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9x03. The Sea Devils
Writer: Malcolm Hulke
Director: Michael Briant
Script Editor: Terrance Dicks
Producer: Barry Letts

Synopsis: A series of mysterious attacks and deaths at sea draws the attention of the Doctor and Jo while they are visiting the Master's prison. The Master has manipulated his warden, Colonel George Trenchard, into helping him contact the Sea Devils, relatives of the Silurians who have been carrying out the attacks, as the Doctor tries to prevent war between the humans and Sea Devils.

Review: "The Sea Devils" has been hailed as a classic in many quarters of Doctor Who fandom, and so I'm a little surprised to report that I mostly found it just average. On paper, at least some of the ingredients for a classic seem to be in place: a follow-up to "The Silurians," the return of the Master, and some of the best location work and action cinematography on the series to date. But the underlying story is almost always going to be what makes or breaks an outing, and in this case, I'm afraid I felt that the story just wasn't very good.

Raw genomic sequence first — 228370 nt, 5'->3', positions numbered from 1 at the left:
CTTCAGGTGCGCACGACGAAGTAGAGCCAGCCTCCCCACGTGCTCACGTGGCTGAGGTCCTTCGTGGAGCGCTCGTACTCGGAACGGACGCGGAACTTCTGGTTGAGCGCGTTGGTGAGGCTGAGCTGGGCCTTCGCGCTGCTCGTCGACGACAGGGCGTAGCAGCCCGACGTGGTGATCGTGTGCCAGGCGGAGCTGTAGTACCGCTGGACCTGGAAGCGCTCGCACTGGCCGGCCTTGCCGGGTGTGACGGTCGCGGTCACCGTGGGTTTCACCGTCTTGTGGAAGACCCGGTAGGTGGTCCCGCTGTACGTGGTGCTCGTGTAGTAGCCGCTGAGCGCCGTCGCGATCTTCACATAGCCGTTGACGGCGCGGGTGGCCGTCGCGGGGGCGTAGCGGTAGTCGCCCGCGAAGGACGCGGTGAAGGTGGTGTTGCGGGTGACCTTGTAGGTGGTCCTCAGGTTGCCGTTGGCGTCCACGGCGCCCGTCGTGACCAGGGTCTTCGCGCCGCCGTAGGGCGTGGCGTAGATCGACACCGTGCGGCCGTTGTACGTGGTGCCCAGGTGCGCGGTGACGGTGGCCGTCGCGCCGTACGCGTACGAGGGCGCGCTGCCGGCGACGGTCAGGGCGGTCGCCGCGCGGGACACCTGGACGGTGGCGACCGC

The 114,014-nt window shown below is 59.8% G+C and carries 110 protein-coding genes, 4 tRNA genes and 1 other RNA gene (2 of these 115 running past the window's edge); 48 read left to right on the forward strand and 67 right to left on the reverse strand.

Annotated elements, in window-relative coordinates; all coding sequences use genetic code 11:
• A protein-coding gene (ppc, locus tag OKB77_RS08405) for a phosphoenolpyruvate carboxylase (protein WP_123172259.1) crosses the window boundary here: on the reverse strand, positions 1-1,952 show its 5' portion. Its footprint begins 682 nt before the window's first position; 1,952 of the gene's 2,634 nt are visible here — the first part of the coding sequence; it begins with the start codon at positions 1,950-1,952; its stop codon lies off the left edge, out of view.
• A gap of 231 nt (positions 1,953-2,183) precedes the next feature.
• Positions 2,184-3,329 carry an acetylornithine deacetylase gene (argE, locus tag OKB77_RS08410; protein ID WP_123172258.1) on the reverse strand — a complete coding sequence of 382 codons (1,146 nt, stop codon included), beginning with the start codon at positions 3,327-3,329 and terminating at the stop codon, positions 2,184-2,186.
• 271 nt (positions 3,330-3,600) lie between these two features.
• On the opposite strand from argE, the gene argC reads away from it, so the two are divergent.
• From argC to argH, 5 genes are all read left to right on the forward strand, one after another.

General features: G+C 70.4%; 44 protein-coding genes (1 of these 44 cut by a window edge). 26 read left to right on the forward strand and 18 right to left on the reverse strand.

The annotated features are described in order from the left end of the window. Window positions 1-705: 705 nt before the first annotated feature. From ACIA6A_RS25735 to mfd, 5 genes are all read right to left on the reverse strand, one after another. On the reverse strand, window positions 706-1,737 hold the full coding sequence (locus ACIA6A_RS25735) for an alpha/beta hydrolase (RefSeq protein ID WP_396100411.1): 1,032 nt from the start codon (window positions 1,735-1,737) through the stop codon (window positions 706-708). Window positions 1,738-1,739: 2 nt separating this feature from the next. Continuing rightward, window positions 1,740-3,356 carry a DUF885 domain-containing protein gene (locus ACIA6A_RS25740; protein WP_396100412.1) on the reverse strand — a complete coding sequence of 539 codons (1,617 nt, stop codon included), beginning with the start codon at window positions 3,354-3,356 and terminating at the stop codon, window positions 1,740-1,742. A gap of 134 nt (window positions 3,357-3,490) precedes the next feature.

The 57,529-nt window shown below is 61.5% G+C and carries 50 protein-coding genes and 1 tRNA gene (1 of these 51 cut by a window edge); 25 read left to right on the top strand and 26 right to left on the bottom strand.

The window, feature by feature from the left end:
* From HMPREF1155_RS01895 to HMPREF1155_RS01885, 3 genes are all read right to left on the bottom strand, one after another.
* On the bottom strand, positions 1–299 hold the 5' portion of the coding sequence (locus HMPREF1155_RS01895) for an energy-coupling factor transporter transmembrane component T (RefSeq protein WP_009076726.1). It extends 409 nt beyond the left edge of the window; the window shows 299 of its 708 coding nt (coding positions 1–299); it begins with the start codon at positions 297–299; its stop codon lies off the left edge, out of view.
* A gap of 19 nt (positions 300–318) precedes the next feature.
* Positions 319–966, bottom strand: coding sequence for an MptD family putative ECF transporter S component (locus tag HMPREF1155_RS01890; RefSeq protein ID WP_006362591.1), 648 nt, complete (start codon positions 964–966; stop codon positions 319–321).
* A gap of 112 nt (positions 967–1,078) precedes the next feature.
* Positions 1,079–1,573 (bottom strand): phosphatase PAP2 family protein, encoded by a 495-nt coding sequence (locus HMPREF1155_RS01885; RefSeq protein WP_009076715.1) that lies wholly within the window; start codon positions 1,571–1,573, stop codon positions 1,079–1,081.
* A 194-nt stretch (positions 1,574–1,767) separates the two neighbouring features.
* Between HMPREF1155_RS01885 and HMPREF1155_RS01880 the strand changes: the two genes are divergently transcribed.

That's not to say that it's especially bad, or that it's simply illogical on its face, just that it felt like a retread of things we've seen before. Of course, the point can be made that "The Sea Devils" is a sequel, not only to "The Silurians" but in a sense to all of Season 8 given that it features the Master's return, and that therefore one should expect some familiarity, but there's a point at which the familiarity starts to work against the material. The Master is an obvious case: this is now the sixth time that he's tried to latch onto some sort of alien weapon or invasion force and had his plan fail. If he's truly meant to be the Doctor's intellectual equal and a real threat to the universe, why is he always dependent on the power and plans of others? And while I suppose he had to exploit the situation with the Sea Devils to convince Trenchard to go along with his scheme, the fact remains that he tried some version of this five times *before* he was caught and imprisoned. Maybe the point is that the Master isn't as smart or powerful as he thinks he is, but I really don't think that's the writers' intention: if nothing else, the Doctor's willingness to kill him at the end of "The Mind of Evil" indicates that he's meant to be seen as a legitimately dangerous villain. Sure, the Delgado/Pertwee confrontations are still fun, and there's an interesting revelation that the two were friends in school, but these elements alone hardly justify six episodes, and the writers could be a little more scrupulous about having something original for the Master to do if they're going to bring him back.